Freeing up my to-do list

I’m the queen of setting ridiculously high expectations for my day and then feeling like a total failure when I realize at 8pm that my goals might have been a little unrealistic. Sometimes I get the impression that all of my peers are accomplishing SO much, and I’m falling behind. I’m not doing enough! Must do more! Must be better! Must be Super Mom AND Super Writer and Super Wife!

How quickly resulting feelings of failure, disappointment, and stress spiral out of control.

For the last year I’ve been using a planner to keep up with my family’s schedule, manage to-do lists, and meal plan (I try, at least). I’d be kinda lost without it. I used to have a mind like a steel trap, but these days I tend to forget basics like my kids’ names and the fact that the mortgage is due on the 1st of the month. Things got a little mushy in there after the second baby.

I love to-do lists, maybe a little too much. There’s something I find satisfying about using up every line provided—as though somehow it affirms the fullness of my day as a stay-at-home mom. (Perhaps that’s a topic I’ll need to tackle another day.)

The thing is, like I said before, I tend to have unrealistic expectations for my day. I’m counting on my preschooler taking a 3-hour nap, the words I need to write flowing freely and easily, and no phone calls, cats getting sick, or texts interrupting me.

Guess how often it actually works that way?

I’ve found something that helps, and have been experimenting for the past month or so. I set flexible daily goals—this involves deciding to be okay when items get shuffled to another day or even the next week—but I also add, after the fact, anything I accomplish that wasn’t on the to-do list. And then I check it off of course, because we all know that’s the best part!

It’s been freeing. Now I’m able to acknowledge and appreciate the time and energy that go into the little things that seem too insignificant to make the to-do list, but matter nonetheless.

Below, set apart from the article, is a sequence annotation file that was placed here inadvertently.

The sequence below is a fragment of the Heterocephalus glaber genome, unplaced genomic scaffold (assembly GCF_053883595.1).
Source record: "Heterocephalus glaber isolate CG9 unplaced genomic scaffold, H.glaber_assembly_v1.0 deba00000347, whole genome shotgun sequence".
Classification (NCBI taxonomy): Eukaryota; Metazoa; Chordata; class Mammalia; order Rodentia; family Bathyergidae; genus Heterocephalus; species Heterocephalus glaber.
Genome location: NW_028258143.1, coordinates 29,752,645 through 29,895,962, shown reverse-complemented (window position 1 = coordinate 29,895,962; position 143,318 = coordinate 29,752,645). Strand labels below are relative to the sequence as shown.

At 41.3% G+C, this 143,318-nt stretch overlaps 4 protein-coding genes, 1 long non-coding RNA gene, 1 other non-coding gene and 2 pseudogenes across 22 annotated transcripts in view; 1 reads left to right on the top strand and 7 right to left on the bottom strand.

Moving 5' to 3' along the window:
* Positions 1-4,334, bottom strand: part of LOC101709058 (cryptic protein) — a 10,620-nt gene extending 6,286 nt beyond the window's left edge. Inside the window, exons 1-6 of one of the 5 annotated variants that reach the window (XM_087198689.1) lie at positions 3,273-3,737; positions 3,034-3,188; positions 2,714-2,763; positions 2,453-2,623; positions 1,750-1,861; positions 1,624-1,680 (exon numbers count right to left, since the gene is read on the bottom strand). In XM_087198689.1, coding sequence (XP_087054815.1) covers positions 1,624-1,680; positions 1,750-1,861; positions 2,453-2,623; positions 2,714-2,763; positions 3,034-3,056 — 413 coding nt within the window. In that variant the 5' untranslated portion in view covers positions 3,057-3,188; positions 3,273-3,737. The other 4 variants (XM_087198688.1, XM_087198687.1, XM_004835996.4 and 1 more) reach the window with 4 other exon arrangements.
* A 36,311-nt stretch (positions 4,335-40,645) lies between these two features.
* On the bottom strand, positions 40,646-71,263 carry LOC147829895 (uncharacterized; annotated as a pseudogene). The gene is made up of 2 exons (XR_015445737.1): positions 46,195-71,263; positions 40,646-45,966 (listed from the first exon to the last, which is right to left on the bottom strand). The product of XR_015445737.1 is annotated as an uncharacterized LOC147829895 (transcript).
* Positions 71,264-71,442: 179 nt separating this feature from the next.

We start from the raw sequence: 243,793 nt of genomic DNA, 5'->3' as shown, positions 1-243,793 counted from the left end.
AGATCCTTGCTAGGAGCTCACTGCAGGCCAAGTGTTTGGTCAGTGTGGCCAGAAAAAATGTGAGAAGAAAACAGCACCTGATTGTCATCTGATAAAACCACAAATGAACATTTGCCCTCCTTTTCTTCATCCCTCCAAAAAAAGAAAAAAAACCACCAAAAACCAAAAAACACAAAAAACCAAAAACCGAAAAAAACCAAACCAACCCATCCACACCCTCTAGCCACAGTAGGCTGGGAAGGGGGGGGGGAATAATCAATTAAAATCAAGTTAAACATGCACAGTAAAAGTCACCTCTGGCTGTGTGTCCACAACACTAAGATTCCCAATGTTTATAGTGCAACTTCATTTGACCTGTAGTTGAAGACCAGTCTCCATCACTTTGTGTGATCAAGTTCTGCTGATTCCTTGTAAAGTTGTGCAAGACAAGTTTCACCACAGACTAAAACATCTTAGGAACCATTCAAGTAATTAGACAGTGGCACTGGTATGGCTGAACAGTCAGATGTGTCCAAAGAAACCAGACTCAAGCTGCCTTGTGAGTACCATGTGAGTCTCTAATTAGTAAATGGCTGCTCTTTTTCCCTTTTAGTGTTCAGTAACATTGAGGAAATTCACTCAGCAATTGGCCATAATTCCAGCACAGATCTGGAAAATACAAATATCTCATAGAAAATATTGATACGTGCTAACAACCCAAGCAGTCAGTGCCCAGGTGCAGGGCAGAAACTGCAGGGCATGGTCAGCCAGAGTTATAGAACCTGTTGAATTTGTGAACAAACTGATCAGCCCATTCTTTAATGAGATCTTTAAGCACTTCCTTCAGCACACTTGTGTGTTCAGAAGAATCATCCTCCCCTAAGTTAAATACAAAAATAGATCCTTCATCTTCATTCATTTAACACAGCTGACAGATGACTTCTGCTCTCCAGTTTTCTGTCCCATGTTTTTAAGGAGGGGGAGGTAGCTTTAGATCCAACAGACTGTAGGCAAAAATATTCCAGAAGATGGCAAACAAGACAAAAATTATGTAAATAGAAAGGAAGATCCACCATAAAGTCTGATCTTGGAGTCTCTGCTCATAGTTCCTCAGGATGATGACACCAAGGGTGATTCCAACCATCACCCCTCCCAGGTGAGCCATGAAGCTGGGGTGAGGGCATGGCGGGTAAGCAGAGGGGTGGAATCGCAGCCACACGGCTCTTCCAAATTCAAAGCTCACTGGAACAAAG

For example, a few things I’ve added lately: Mailed a card to a friend—check! Put together a puzzle with my kid—check! Laundry wasn’t on the list, but I threw in a load—check! Helped my other kid with her homework—check! You get the idea.


Instead of being discouraged by other people’s accomplishments, I’d much rather 1) cheer on my friends and peers, celebrating wins and encouraging each other through the failures; and 2) keep my eyes (and my to-do lists) focused on God, knowing that he keeps in perfect peace those whose minds are stayed on him and who trust him (Isaiah 26:3).

The truth is, we’re each uniquely equipped for both the number of tasks and the types of tasks God puts before us. Taking note of the unplanned or seemingly small accomplishments each day reminds me that all of it matters, and that sets me free to approach my day joyfully, with open hands and an open mind.

{I shared some of these thoughts earlier this week via The Drafting Desk, a monthly email newsletter for anyone wanting to trade in the pursuit of perfection for grace, joy, and freedom. Lindsey and I would love to have you join us! Learn more and subscribe here!}

Click here to see all posts from the Grace, Freedom, & the Rules series.

{This series is part of the Write 31 Days challenge.}

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